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Socio-Cultural Information from Spoken Interactions


Kristin Precoda
Dilek Hakkani-Tür
Geoffrey Raymond
Colleen Richey
Elizabeth Shriberg
Gokhan Tur
Sibel Yaman
Wen Wang
Ximena Avila
Gabriel Jiva

Project Summary

The Socio-Cultural Content in Language (SCIL) Program from the Intelligence Advanced Research Projects Activity (IARPA) aims to develop methods to correlate the social goals of the members of a group with the language that they use. SRI is carrying out research within the SCIL Program to model and automatically detect speaker roles, social relations, and speaker characteristics from spoken interactions. SRI's work is informed by the insights and theories of conversation analysis, and builds upon SRI's state-of-the-art speech recognizer and spoken language processing tools for multiple languages. The approach is to develop a cross-language and cross-genre computational framework, making use of not only lexical information but also phenomena such as turn-taking behavior, prosodic information, dialog act tags, features related to social network analysis, and many others. We are working with three languages (American English, Modern Standard Arabic, and Mandarin Chinese) to ensure that our approaches are generalizable to other languages, and to learn about differences between languages and cultures.

SCIL Overview

One focus of our work is on speaker roles related to a personís institutional identity within an interaction. Because such institutional identities are constituted in interaction through recurrent patterns of action and a specialization of forms that speakers produce in ordinary conversation, the identities can be automatically detected. Critical to this approach is the leveraging of basic patterns that underpin a broad range of institutional settings, without losing the specificity that differentiates these settings. For example, patterns of questioning and answering are constitutive of distinct speaker roles across a range of institutional environments: talk show hosts gather information by asking experts and other sources questions, doctors seek to understand the problems confronting their patients by asking them questions about their symptoms and experiences, police seek information by asking questions of witnesses, lawyers and judges conduct trials by questioning witnesses, and so on. As a consequence, the detection of such patterns provides important clues about the social roles that speakers occupy in an interaction. In addition to these patterns, other features are characteristically used or characteristically avoided in specific institutional environments. For example, doctors almost never respond to patient answers to medically relevant questions with "oh" since that would treat the information as personally relevant to the doctor, or with "you're kidding" since that would indicate surprise. Instead, the forms that they typically use, such as "right" or "okay," provide a more neutral form of acknowledgement.

Another focus of the work is the social relations between individuals within a group. An important factor that researchers have linked to the social efficacy of groups (how likely the group is to affect others' beliefs and how likely the participants are to act as a group) and to their durability (e.g., how stable or unstable a group is, and what factors are most likely to contribute to, or undermine, its sustained organization and efficacy) is the degree of cohesion of the group or social relationship. Does a group consist of like-minded individuals who share a common world-view and underlying set of values, or are their interactions fraught with disagreement and conflict? Inferences can be drawn by evaluating how speakers produce and respond to yes/no questions, and from patterns of agreement and disagreement more generally. We begin with the understanding that the basic sequences of actions through which groups are formed, sustained, and transformed in interaction are systematically biased against conflict (Heritage 1984, Schegloff 2007). Against this backdrop, we examine how speakers pose questions and statements to recipients, and how those recipients respond, to infer information about group and social relations.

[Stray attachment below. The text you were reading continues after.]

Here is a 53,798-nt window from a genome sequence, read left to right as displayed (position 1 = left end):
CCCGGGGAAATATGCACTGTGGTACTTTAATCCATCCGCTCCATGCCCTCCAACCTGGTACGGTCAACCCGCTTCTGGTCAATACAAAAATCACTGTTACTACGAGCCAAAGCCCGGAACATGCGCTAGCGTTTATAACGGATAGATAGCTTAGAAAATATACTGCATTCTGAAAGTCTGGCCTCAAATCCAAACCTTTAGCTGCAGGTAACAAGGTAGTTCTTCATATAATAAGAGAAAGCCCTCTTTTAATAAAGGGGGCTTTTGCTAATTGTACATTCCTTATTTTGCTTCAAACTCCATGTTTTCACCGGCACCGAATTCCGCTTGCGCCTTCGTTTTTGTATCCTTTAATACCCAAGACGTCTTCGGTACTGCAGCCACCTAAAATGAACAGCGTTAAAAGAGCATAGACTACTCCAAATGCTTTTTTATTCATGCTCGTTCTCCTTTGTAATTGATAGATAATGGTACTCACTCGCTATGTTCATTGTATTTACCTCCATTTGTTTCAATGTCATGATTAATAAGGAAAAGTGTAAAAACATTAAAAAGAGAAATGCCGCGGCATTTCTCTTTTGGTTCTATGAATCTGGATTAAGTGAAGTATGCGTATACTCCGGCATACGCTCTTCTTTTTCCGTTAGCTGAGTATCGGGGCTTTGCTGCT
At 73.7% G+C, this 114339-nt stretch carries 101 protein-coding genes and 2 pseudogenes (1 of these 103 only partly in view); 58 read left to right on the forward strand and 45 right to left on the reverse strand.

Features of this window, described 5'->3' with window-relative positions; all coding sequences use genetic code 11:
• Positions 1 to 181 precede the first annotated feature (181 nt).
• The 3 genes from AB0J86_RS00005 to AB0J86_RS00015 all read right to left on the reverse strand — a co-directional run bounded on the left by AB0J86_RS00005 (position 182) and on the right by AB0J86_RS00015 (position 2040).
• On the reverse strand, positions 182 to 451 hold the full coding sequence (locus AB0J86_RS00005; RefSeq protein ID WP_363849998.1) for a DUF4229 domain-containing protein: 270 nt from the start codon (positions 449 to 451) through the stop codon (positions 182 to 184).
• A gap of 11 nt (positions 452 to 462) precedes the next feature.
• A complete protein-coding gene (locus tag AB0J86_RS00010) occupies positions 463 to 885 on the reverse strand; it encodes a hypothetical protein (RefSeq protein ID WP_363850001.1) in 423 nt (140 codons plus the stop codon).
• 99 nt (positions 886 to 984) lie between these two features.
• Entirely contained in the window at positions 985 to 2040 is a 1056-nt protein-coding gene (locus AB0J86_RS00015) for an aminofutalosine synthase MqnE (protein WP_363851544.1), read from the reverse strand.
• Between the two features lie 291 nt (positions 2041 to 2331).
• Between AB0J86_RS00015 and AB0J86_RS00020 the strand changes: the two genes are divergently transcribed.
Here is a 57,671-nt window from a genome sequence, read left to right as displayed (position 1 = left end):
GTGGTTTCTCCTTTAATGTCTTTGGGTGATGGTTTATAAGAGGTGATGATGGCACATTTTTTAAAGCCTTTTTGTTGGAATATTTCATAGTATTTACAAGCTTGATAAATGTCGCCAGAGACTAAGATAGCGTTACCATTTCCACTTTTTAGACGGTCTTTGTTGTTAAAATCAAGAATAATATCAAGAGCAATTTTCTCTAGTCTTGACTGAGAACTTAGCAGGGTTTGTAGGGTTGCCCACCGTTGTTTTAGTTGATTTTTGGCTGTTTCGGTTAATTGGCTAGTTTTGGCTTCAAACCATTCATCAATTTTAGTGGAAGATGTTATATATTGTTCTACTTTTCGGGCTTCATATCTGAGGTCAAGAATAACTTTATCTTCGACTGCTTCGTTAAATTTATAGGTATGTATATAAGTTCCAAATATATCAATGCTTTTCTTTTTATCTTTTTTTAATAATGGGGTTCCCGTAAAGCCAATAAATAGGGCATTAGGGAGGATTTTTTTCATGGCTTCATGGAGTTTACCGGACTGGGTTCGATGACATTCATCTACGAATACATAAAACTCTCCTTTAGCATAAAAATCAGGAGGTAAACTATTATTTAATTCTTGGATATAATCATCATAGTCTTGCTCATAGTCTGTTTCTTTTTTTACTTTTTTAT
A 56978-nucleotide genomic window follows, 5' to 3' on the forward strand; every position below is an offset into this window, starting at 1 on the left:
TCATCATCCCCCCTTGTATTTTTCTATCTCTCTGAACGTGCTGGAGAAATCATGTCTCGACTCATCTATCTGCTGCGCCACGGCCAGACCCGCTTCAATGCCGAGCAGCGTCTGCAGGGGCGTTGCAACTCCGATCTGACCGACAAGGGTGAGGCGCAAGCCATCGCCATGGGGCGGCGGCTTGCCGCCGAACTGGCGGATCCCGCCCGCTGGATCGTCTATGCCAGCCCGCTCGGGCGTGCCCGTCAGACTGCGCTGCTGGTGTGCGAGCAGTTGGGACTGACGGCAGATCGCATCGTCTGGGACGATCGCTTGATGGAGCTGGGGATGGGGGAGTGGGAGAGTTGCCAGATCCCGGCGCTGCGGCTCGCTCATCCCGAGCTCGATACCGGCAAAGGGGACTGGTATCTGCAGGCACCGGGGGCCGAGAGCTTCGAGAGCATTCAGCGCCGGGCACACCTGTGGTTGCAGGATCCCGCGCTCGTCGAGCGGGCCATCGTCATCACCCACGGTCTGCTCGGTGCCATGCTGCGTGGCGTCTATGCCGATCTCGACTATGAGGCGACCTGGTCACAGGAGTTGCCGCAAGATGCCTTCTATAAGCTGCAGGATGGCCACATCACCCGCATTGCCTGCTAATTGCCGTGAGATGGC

Recent Publications

Wen Wang, Kristin Precoda, Colleen Richey, Geoffrey Raymond. "Identifying Agreement/Disagreement in Conversational Speech: A Cross-lingual Study", Interspeech 2011, Florence, Italy, August 2011.

Wen Wang, Sibel Yaman, Kristin Precoda, Colleen Richey, Geoffrey Raymond. "Detection of Agreement and Disagreement in Broadcast Conversations", ACL/HLT 2011, Portland, OR, June 2011.

Wen Wang, Sibel Yaman, Kristin Precoda, Colleen Richey. "Automatic Identification of Speaker Role and Agreement/Disagreement in Broadcast Conversation", ICASSP 2011, Prague, Czech Republic, May 2011.

Sibel Yaman, Dilek Hakkani-Tür, and Gokhan Tur. "Detection of Social Roles in Conversations Using Dynamic Bayesian Networks," Proc. Interspeech 2010, Makuhari, Japan, Sept. 2010. (PDF)


We have developed and delivered a software system that uses the Service-Oriented Architecture (SOA) paradigm and models speaker roles and group cohesion in the context of broadcast conversations and meetings.


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Last modified Oct 31, 2011